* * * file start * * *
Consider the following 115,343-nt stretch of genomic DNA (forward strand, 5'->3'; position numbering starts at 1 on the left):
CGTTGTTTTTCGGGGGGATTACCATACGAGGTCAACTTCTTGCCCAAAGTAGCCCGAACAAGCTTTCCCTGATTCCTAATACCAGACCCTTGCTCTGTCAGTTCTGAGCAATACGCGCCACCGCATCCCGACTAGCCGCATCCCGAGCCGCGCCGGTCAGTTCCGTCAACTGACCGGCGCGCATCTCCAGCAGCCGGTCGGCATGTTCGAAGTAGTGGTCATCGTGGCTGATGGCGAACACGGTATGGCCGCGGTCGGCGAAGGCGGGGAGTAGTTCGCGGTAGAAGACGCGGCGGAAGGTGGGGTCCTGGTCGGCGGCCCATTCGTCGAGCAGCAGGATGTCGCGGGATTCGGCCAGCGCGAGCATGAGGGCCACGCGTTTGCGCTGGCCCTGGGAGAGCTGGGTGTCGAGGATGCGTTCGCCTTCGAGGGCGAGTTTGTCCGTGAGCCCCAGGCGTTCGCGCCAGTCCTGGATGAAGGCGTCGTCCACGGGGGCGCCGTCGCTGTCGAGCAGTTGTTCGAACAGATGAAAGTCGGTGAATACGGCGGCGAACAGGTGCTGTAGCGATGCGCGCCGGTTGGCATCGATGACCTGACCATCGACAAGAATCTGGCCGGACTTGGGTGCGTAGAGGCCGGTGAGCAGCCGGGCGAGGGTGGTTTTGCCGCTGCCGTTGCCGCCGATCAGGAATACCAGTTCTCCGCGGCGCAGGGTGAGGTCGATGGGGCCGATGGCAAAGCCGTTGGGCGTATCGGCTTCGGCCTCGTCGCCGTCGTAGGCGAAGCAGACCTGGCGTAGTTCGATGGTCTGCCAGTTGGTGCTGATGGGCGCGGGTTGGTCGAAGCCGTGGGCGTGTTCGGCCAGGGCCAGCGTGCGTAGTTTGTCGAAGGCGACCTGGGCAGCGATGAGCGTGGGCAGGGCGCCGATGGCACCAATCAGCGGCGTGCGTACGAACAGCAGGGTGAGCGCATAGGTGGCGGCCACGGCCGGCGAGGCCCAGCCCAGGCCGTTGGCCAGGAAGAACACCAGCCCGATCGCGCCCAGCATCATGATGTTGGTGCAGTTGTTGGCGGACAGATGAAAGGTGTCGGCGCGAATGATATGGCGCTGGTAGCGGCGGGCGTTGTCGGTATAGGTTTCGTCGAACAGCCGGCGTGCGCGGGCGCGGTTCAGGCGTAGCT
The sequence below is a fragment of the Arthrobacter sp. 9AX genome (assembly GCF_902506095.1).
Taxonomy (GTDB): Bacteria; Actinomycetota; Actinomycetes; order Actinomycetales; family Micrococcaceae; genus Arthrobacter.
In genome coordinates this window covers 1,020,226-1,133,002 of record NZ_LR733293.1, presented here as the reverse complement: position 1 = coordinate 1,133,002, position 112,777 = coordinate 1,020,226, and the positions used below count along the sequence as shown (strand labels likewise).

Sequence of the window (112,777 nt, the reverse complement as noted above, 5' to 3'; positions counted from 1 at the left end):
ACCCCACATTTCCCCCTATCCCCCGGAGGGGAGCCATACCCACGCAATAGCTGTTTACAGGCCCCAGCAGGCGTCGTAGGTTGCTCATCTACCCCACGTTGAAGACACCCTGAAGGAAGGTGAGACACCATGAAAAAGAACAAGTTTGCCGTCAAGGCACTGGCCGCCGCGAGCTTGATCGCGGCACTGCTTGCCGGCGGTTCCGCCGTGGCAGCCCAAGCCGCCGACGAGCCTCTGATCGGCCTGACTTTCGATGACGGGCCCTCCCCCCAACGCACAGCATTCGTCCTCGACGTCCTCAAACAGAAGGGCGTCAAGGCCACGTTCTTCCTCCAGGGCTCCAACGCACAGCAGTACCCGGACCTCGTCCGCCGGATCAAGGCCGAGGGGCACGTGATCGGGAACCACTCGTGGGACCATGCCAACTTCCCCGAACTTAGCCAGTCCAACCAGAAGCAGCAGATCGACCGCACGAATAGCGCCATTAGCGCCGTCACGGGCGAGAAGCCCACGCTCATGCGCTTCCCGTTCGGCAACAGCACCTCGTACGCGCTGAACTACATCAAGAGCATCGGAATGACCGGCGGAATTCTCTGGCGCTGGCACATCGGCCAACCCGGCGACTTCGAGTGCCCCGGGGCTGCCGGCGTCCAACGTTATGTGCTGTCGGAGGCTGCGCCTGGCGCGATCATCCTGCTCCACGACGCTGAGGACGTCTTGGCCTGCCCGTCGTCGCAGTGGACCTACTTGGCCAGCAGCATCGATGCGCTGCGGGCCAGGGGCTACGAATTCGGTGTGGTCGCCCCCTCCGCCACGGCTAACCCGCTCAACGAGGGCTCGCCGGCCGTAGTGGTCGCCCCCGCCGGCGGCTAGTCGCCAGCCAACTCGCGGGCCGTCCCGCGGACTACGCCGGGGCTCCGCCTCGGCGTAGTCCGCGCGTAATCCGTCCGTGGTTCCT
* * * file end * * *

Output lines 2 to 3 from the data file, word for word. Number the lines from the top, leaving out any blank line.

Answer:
CGTTGTTTTTCGGGGGGATTACCATACGAGGTCAACTTCTTGCCCAAAGTAGCCCGAACAAGCTTTCCCTGATTCCTAATACCAGACCCTTGCTCTGTCAGTTCTGAGCAATACGCGCCACCGCATCCCGACTAGCCGCATCCCGAGCCGCGCCGGTCAGTTCCGTCAACTGACCGGCGCGCATCTCCAGCAGCCGGTCGGCATGTTCGAAGTAGTGGTCATCGTGGCTGATGGCGAACACGGTATGGCCGCGGTCGGCGAAGGCGGGGAGTAGTTCGCGGTAGAAGACGCGGCGGAAGGTGGGGTCCTGGTCGGCGGCCCATTCGTCGAGCAGCAGGATGTCGCGGGATTCGGCCAGCGCGAGCATGAGGGCCACGCGTTTGCGCTGGCCCTGGGAGAGCTGGGTGTCGAGGATGCGTTCGCCTTCGAGGGCGAGTTTGTCCGTGAGCCCCAGGCGTTCGCGCCAGTCCTGGATGAAGGCGTCGTCCACGGGGGCGCCGTCGCTGTCGAGCAGTTGTTCGAACAGATGAAAGTCGGTGAATACGGCGGCGAACAGGTGCTGTAGCGATGCGCGCCGGTTGGCATCGATGACCTGACCATCGACAAGAATCTGGCCGGACTTGGGTGCGTAGAGGCCGGTGAGCAGCCGGGCGAGGGTGGTTTTGCCGCTGCCGTTGCCGCCGATCAGGAATACCAGTTCTCCGCGGCGCAGGGTGAGGTCGATGGGGCCGATGGCAAAGCCGTTGGGCGTATCGGCTTCGGCCTCGTCGCCGTCGTAGGCGAAGCAGACCTGGCGTAGTTCGATGGTCTGCCAGTTGGTGCTGATGGGCGCGGGTTGGTCGAAGCCGTGGGCGTGTTCGGCCAGGGCCAGCGTGCGTAGTTTGTCGAAGGCGACCTGGGCAGCGATGAGCGTGGGCAGGGCGCCGATGGCACCAATCAGCGGCGTGCGTACGAACAGCAGGGTGAGCGCATAGGTGGCGGCCACGGCCGGCGAGGCCCAGCCCAGGCCGTTGGCCAGGAAGAACACCAGCCCGATCGCGCCCAGCATCATGATGTTGGTGCAGTTGTTGGCGGACAGATGAAAGGTGTCGGCGCGAATGATATGGCGCTGGTAGCGGCGGGCGTTGTCGGTATAGGTTTCGTCGAACAGCCGGCGTGCGCGGGCGCGGTTCAGGCGTAGCT
The sequence below is a fragment of the Arthrobacter sp. 9AX genome (assembly GCF_902506095.1).